Introduction

This Project

 

The creation of this document was facilitated by March for the Arts (MFTA), as part of an Arts Council England (ACE) funded project for the Liverpool City Region. The project’s working title was Freelance Working Agreement and Directory. 

 

The document in its current form is now called Working Guidance for Arts Freelancers and Organisations. It is a piece of guidance that will grow and change over the coming months and years.

 

MFTA will be asking creatives and organisations in the Liverpool City Region to read, share and sign up to the principles in this document. 

 

As part of this project, MFTA will also launch artsfreelancers.com, a no pay-wall website hosting the profiles of creative freelancers, in the hope of supporting better collaboration between freelancers and organisations as our sector deals with the effects of the COVID 19 pandemic. 

 

Writing the Document 

 

The Working Guidance for Arts Freelancers and Organisations was created in collaboration with freelancers and organisations. 

 

In early 2021, MFTA put together a committee, who met every week for 9 weeks. They discussed issues with freelance work and workshoped solutions. The MFTA team collated the results of these discussions, along with information gathered from outreach to the wider arts community. 

 

By the time the document reaches you it will have been redrafted by the committee, passed through a public consultation process and then redrafted once again. It will not be finished. Our work is ever changing and we need to keep this guidance in constant review. 

 

How to Use this Document

 

Organisations, freelancers and anyone employing a worker on a freelance basis can use this document and should try their best to follow its clauses as far as they can. There are also links to useful information and helpful templates running through the guidance.

 

We expect organisations to use it as a hand book, with examples of best practice to aspire to, when working with freelancers in the arts. 

 

We expect freelancers to use it to empower themselves in the knowledge that their community has accepted these principles - and that they should accept no less.

 

We hope it will also be used as a badge of honour. See who has signed up to use this document.

 

If you decide to officially sign up, saying you will use and follow this guidance, you are telling the creative community and the public that you agree with its principles and that you will try your best to follow what it suggests.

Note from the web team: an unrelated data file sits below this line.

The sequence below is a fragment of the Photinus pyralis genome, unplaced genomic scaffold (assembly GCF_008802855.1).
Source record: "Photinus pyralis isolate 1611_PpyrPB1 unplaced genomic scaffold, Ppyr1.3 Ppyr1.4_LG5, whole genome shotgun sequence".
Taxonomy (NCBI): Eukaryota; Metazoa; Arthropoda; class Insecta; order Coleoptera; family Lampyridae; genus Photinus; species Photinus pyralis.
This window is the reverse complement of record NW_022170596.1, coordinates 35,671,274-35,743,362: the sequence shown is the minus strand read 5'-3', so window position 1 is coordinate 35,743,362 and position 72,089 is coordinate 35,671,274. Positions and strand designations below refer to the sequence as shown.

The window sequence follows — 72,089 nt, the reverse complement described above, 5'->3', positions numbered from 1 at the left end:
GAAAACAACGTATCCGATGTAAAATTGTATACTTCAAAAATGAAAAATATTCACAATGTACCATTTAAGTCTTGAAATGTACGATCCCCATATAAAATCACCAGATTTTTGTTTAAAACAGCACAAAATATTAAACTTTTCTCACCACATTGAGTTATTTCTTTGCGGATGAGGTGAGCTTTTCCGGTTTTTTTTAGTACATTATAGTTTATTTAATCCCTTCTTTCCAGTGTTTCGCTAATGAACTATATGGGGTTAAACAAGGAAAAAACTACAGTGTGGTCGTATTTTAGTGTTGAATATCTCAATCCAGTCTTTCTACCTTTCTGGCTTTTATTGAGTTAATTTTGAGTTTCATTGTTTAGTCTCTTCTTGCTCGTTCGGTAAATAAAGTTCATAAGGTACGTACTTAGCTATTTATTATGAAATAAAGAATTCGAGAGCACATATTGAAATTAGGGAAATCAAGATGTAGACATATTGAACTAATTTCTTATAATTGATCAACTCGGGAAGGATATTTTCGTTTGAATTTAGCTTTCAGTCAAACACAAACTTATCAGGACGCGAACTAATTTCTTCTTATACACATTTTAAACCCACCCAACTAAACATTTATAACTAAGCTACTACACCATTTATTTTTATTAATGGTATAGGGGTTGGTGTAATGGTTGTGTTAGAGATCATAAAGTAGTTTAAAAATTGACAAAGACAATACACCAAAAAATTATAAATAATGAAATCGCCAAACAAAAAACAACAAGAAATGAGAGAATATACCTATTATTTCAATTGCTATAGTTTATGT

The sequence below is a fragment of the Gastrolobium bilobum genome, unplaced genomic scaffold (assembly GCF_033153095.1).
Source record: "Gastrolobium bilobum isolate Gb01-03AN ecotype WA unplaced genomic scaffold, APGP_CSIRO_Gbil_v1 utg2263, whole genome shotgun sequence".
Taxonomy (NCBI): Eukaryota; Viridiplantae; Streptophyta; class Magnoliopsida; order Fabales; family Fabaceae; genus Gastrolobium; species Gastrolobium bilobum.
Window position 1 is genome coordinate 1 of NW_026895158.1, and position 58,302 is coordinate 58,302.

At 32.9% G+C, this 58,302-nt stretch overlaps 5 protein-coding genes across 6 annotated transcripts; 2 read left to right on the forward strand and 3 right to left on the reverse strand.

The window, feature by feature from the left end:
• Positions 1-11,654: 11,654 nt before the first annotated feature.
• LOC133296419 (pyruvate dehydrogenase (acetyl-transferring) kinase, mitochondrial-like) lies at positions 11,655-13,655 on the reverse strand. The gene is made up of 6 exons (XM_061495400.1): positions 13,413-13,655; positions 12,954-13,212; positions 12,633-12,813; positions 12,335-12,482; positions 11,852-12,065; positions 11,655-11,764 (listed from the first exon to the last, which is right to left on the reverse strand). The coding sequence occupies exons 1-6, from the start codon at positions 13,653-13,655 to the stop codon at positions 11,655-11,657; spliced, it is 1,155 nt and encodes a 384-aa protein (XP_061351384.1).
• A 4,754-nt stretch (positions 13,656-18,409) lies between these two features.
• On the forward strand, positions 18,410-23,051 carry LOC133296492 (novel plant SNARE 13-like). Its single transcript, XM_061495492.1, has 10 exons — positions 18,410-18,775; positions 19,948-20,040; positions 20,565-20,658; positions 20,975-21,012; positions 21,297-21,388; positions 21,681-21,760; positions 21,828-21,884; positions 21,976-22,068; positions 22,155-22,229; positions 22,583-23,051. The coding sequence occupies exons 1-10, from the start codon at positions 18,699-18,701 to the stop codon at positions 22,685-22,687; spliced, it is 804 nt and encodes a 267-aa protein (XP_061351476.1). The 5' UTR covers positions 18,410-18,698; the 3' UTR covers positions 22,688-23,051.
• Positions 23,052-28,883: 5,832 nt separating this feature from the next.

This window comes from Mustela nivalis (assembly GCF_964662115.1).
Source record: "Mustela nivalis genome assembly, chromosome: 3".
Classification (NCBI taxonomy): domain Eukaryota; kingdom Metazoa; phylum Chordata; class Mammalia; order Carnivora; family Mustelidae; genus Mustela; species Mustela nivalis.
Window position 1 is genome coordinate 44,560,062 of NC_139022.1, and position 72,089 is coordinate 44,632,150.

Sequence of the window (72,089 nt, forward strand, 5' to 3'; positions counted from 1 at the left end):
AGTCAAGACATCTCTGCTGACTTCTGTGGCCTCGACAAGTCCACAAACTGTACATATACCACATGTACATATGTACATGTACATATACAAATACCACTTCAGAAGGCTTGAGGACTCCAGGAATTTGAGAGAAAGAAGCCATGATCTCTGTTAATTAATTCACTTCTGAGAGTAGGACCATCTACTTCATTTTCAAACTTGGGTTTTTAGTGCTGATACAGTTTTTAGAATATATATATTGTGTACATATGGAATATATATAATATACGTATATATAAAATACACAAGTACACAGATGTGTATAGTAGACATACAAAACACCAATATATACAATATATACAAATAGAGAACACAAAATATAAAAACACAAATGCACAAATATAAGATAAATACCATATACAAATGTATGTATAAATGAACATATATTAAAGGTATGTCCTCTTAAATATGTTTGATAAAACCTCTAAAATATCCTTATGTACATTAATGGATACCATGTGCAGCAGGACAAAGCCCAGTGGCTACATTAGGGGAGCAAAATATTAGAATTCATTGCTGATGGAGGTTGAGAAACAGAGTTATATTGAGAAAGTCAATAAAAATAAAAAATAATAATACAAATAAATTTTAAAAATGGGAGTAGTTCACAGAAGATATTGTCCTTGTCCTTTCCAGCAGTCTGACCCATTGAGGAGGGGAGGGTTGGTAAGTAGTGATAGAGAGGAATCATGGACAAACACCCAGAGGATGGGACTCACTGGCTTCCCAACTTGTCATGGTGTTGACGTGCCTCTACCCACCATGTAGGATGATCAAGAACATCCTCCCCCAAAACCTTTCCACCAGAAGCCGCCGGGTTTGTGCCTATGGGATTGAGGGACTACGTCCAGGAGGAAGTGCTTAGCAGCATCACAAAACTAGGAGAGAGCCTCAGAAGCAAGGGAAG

Sign up now.

Why Sign up to Use this Guidance? 

 

We would ask employers to take responsibility for fostering good working practice and to educate themselves about the problems faced by the freelancers who work for them. We ask them to recognise how far they depend on the work of freelancers and to value them accordingly; as colleagues and collaborators. 

 

We would ask everyone in our community to read and sign up to the Working Guidance in order to support freelancers, who navigate a plethora of procedures, contract types and working conditions on a daily basis. 

 

What will Signing up to the Guidance Mean? 

 

The Working Guidance is not a legally binding document, and signing up to agree with its principles won’t tie anyone to them by law. However, we will hold subscribers to account through community, by calling for feedback and by revisiting this document and its effects regularly. 

This guidance can’t replace the collective bargaining power of union membership. There are a number of different unions who can provide freelancers with support, advice and backing.

 

How will this Guidance Help? 

 

The main purpose of the Working Guidance for Arts Freelancers and Organisations is to educate and then to spark consideration, communication and forethought. 

 

As arts freelancers and organisations, we hope that the opening up of communication about working practice will become embedded, so that we are no longer blocked from understanding and controlling our own working world. 

 

This document will help with consistency, but it can’t change the specific structures and processes of an entire sector. 

 

It is important for freelancers and organisations to communicate their ways of working to one another and to recognise that their way of doing things is not necessarily ‘the norm’ - for freelance work there is no normal. 

 

We have seen a temptation to fall back on ‘that’s just the way it is done’ reasoning. The way things have ‘always been done’ is not necessarily the best way, nor has it always been ethical or legal practice. 

 

The point of this guidance is to work together, to educate each other and to develop ways of doing better. 

We hope it will help everyone do their best work.

 

What does the Guidance Cover?

 

While the current iteration of this document does not cover the entire working experience, the sections included tackle the areas that our committee felt were most lacking in good practice. 

 

Our committee comes from a range of backgrounds and sectors; and from organisations both large and small. They understand that the size and scope of teams and their projects can differ hugely. They understand the complexity of the creative industries. For this reason clauses are written with flexibility, practicality and realism. 

 

We hope that organisations and freelancers will follow the guidance as far as possible

 

As far as possible is a common phrase in the document that follows, but it shouldn’t be an excuse. It is not a ‘get out clause’. It is there to accommodate the broad range of makers and commissioners in our sector including large independent organisations and charities; public sector organisations; small companies; fringe artists; brand new organisations; and individuals.

 

The high bar set by these standards reflects our faith in a sector that is varied and vast and always ambitious.